Some background info

Prior to my employment, two people worked in my position previously. One of them wasn't liked very much and the other wasn't very good at his job (as stated by my supervisor and other employees). They were tasked with developing a new website for the office. They never quite finished the project before leaving to go to college.

A couple months later, enter me. I'm tasked with "cleaning" up the code. It took approximately 2 minutes to realize this wasn't going to be an easy task. The code was horribly written. We're talking random tabs and spaces in places they don't belong, hundreds of lines of CSS code embedded in the HTML files instead of being put in separate stylesheets. Poor and confusing naming conventions and confusing folder structure.

I decided to back up all the contents in to a single folder and start rebuilding it from scratch. I did this for about a week so I had a presentable project (trying to keep everything as close to the original as possible) before asking my supervisor which version they liked more. They very much approved of my version after inspecting both for some time and I was now tasked with developing the new website based on my version.

The Dilemma

We're now nearing the release of the website to the public. I've written thousands of lines of code from the ground up keeping only what was necessary from the original. I was told I could comment crediting myself as author in the files I wrote.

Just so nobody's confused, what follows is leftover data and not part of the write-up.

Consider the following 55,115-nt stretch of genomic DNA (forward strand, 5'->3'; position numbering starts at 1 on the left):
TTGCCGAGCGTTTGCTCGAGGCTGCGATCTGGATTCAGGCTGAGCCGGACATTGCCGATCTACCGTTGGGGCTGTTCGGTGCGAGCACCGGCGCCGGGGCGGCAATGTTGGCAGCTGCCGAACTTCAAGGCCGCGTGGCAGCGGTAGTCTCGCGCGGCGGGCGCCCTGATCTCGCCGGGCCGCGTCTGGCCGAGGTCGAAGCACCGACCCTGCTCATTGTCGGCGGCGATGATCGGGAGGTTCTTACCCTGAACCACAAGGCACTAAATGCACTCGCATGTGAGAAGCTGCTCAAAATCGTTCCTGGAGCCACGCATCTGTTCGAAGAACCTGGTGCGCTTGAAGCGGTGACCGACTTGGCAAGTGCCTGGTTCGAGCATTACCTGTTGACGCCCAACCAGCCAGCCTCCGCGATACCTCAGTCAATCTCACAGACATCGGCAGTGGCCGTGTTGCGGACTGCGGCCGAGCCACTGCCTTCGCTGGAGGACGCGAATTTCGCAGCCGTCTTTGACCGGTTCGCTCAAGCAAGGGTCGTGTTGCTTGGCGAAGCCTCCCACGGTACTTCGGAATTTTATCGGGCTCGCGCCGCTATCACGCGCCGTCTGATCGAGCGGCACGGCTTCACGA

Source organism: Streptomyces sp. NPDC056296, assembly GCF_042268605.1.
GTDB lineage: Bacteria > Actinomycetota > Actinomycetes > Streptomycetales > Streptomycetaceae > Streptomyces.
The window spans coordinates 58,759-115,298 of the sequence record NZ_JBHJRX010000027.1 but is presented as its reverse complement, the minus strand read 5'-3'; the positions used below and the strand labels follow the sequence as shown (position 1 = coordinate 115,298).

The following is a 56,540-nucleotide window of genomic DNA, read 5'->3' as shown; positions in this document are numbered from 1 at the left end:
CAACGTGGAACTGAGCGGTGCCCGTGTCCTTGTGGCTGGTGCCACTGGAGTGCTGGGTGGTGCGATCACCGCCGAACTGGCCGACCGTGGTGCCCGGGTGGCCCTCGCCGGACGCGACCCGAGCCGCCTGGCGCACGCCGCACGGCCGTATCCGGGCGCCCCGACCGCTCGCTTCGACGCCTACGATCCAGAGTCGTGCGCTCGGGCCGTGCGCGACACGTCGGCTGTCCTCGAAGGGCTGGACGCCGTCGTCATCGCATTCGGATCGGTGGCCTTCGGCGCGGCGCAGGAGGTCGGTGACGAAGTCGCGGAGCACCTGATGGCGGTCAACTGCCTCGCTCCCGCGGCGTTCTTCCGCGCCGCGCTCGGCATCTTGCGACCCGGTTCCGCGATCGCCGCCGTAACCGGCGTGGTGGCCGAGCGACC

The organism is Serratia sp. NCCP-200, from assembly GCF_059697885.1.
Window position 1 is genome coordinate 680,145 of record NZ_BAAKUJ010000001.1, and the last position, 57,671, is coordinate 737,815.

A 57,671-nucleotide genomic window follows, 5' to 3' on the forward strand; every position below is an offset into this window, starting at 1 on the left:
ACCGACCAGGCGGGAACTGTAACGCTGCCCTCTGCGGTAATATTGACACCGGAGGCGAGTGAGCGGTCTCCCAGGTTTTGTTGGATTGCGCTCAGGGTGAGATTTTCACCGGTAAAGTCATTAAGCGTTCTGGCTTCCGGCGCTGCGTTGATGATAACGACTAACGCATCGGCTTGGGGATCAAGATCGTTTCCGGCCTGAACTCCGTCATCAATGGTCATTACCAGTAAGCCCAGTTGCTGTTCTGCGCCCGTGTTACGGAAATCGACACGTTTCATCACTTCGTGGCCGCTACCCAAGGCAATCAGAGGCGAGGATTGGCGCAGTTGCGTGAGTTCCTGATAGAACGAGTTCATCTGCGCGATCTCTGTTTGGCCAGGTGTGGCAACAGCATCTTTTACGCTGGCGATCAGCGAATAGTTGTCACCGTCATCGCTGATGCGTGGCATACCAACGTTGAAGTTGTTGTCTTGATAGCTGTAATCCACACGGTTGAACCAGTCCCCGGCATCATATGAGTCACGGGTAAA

Today I was told that one of the previous employees would be coming back for the summer and I need to remove all the comments crediting myself as author in my code not to upset this returning employee. I don't agree with this but obviously complied anyways as I'm in no position to challenge the decision.

Should I be allowed to leave the comments crediting myself for my work?

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    No. If you're doing work for the company, no one should be writing comments taking "credit" for any particular files. – Brandin Apr 19 '17 at 17:34
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    Are you really willing to risk your job or your review over this? – IDrinkandIKnowThings Apr 19 '17 at 17:37
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    Never, ever, ever, ever have I left anything more than a modification timestamp (and not by choice then) with my name on it in a piece of code. If it's "Don't change this or it'll explode -- @Jake" then yes, it's a good comment. If it's "Created and Written by @Jake" then no. Never. Nu0uh. Mainly because someone is going to edit that in the future, then you're taking credit for work that isn't yours. Secondly, it's just personal ego-massaging. You work for someone, the product is theirs, your contribution was already noted by you getting paid for it. – SliderBlackrose Apr 19 '17 at 17:45
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    When I'm writing code, I'll usually put my initials on it but that's not for "credit". I put a modification date, my initials and (if necessary) a reason for the change I've made. That's only to help whoever comes behind me. If you're using source control like you should, attribution of that nature is unnecessary – Chris E Apr 19 '17 at 17:54
  • "random tabs and spaces in places they don't belong, hundreds of lines of CSS code embedded in the HTML files". It should take you about a day to fix those problems in an app thousands of lines long. – DJClayworth Apr 19 '17 at 18:18

You do what your boss says. Author comments are only used for "Blame" anyway.